Writing the client code

For the client application, no framework is going to be used in order to show that the script can be used with any framework or without.

We will create a minimal HTML page with 3 sections:

  1. a form where users can register or login by just entering their:

    • Display Name: For example a user friendly name such as "John Doe"

    • Username: An unique username such as "[email protected]"

  2. Buttons to register and login

  3. A link to the protected resource, only after register AND login should be allowed.

<!DOCTYPE html>
<html lang="en">
<head>
  <meta charset="utf-8"/>
  <title>WebAuthn Howto</title>
</head>
<body>
<noscript>You need to enable JavaScript to run this app.</noscript>

<div id="message"></div>
<div> <!--(1)-->
  <label for="displayName">Display Name: </label>
  <input id="displayName" name="displayName" type="text" value="Your Name"><br/>
  <label for="username">Username: </label>
  <input id="username" name="username" type="email" value="[email protected]">
</div>
<hr>
<div> <!--(2)-->
  <button id="register">register</button>
  <button id="login">login</button>
</div>
<hr>
<div> <!--(3)-->
  <a href="/protected">Want some secret info?</a>
</div>

<script src="vertx-auth-webauthn-client.js"></script>   <!--(4)-->
<script src="main.js"></script>   <!--(5)-->
</body>
</html>
  1. The first section as described above.

  2. The second section as described above.

  3. The third section as described above.

  4. Helper script added to the project dependencies

  5. Your application script

The client script code

You can check the full script here. Let’s just cover the important sections.

The included script vertx-auth-webauthn-client.js defines a global type WebAuthn. The first step is to create an instance of this object and configure it to match our backend configuration:

const webAuthn = new WebAuthn({
  callbackPath: '/webauthn/callback',
  registerPath: '/webauthn/register',
  loginPath: '/webauthn/login'
});

The configuration should be straightforward, only define the paths that match your backend routes.

Next we need to add event handlers to our buttons. We start with the register action:

registerButton.onclick = () => {
  webAuthn
    .register({
      name: document.getElementById('username').value,
      displayName: document.getElementById('displayName').value
    })
    .then(() => {
      displayMessage('registration successful');
    })
    .catch(err => {
      displayMessage('registration failed');
      console.error(err);
    });
};

The onclick event will just use the Webauthn object. The webauthn object has only 2 method and it’s Promise based to it should not be hard to grasp for vert.x users. If you’re mainly a Java vert.x developer, just think of a JavaScript Promise as a vert.x Future and everything should be very similar.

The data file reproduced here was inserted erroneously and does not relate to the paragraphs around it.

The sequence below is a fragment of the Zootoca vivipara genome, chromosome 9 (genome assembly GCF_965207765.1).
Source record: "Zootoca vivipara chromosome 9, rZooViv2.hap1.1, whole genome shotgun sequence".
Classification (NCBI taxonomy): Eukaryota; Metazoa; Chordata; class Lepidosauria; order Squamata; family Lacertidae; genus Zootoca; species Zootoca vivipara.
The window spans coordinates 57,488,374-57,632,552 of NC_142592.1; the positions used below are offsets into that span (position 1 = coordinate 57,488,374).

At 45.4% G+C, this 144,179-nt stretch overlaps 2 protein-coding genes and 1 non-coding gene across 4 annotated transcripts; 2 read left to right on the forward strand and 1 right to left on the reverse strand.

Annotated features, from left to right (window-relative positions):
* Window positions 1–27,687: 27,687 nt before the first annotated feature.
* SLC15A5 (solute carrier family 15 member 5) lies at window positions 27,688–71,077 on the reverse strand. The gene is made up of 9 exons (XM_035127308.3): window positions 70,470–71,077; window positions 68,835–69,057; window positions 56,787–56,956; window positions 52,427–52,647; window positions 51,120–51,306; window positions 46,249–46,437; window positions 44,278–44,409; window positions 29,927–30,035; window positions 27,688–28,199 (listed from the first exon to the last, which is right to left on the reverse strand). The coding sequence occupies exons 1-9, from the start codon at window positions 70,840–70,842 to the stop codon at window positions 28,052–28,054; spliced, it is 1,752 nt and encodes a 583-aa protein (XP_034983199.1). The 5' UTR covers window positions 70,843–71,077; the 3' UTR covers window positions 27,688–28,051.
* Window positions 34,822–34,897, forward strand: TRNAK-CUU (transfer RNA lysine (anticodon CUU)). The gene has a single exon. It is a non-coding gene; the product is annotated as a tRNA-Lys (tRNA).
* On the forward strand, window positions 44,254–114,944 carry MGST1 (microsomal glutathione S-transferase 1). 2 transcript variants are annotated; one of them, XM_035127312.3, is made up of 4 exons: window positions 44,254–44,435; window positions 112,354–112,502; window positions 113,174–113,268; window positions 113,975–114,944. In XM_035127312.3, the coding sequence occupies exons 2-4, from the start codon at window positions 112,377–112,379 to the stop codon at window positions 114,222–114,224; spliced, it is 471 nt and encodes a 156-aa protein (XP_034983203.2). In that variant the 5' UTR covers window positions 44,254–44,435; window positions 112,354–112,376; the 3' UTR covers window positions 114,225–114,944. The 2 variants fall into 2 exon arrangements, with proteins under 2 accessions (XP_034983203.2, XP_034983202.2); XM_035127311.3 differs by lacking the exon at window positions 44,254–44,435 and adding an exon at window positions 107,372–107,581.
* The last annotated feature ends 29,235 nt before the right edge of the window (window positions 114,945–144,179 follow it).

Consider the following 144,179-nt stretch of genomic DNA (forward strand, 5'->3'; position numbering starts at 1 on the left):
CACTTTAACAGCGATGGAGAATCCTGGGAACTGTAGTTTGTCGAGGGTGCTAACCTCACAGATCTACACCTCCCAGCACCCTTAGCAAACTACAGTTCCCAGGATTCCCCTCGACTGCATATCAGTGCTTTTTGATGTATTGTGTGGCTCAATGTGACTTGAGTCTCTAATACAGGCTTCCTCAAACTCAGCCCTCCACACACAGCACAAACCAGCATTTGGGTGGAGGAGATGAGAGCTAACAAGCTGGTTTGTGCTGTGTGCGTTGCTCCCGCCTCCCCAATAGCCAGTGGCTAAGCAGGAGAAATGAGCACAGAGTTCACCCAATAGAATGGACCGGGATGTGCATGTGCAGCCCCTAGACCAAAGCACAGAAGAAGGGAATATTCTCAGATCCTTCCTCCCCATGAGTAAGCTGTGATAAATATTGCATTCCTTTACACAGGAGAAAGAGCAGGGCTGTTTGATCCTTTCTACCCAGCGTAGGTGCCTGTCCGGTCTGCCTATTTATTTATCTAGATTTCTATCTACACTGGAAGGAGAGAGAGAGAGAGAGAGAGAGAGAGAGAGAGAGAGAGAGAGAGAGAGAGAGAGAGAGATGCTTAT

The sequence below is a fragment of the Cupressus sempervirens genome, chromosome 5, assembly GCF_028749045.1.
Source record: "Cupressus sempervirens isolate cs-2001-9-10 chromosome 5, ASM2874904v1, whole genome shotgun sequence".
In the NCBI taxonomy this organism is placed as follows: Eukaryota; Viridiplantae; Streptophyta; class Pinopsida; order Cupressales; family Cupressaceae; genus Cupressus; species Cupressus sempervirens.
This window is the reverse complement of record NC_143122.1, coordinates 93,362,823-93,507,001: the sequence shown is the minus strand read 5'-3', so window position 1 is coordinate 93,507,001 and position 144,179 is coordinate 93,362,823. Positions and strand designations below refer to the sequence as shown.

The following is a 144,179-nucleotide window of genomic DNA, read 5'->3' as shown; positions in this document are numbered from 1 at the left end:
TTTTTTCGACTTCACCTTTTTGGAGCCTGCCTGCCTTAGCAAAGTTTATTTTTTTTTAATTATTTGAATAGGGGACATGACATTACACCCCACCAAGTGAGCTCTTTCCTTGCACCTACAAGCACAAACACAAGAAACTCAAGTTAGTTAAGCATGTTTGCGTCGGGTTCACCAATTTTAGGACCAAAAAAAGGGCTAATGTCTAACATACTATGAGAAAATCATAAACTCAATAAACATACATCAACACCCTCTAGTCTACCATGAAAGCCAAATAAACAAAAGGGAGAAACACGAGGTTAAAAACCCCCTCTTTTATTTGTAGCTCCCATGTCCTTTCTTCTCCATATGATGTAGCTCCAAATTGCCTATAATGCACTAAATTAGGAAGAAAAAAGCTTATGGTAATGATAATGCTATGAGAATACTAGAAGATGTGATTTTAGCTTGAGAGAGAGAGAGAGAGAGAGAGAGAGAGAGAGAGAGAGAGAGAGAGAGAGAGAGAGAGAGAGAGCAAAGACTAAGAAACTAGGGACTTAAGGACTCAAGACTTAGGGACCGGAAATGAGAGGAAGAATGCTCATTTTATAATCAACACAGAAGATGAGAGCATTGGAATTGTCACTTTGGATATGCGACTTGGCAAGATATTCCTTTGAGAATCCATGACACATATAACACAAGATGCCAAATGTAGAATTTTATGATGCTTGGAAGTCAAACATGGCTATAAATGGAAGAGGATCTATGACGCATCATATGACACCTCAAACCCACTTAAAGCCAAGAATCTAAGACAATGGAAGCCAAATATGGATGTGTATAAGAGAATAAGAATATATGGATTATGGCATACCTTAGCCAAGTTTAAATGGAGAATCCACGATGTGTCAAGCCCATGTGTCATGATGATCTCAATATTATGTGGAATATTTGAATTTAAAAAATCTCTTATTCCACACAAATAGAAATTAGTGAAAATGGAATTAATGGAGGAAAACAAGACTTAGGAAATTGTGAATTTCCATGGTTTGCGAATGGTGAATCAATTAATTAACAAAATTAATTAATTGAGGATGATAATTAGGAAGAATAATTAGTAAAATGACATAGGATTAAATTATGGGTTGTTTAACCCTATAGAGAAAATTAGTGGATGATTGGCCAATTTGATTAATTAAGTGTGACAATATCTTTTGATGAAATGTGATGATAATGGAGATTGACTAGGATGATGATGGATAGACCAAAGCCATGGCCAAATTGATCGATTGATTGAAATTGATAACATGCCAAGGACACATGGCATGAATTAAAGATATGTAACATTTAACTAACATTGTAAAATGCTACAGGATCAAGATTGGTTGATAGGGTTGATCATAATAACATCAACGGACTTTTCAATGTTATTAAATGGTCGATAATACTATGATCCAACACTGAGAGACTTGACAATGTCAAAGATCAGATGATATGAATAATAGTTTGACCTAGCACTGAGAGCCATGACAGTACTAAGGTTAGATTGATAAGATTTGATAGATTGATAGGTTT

To register a user there are just 2 required properties:

  1. name the unique username, for example, an email address.

  2. displayName a human friendly text description, for example, your first and last name.

Filling the form and clicking the register button, the user should be presented with a popup asking to authorize the registration:

register start

After you touch your authenticator the flow should complete successfully with:

register end

At this moment you can close your browser or even open a different one. The sign-up process is complete so you can now login from anywhere with your token.

We now need to handle the onclick event for the login button:

loginButton.onclick = () => {
  webAuthn
    .login({
      name: document.getElementById('username').value
    })
    .then(() => {
      displayMessage('You are logged in');
    })
    .catch(err => {
      displayMessage('Invalid credential');
      console.error(err);
    });
};

Like the FIDO2 describes, using webauthn is a passwordless authentication, so the only required field to perform the login is:

  1. name the unique username, for example, an email address.

login start

Just like in the registration screen a popup will be presented telling you that there is an intent to login and asks the user for authorization. When you touch your authenticator you can see:

login end

Now that you’re logged in, you can finally try to see the secret info link, which shall give your something like:

secret

Summary

In this how-to we covered:

  1. Creating a web project

  2. Secure a web application with Webauthn

  3. Write the client side code with the help of webauthn-client.js

I hope you now can use FIDO2/webauthn on your next project!


Last published: 2021-06-22 00:49:38 +0000.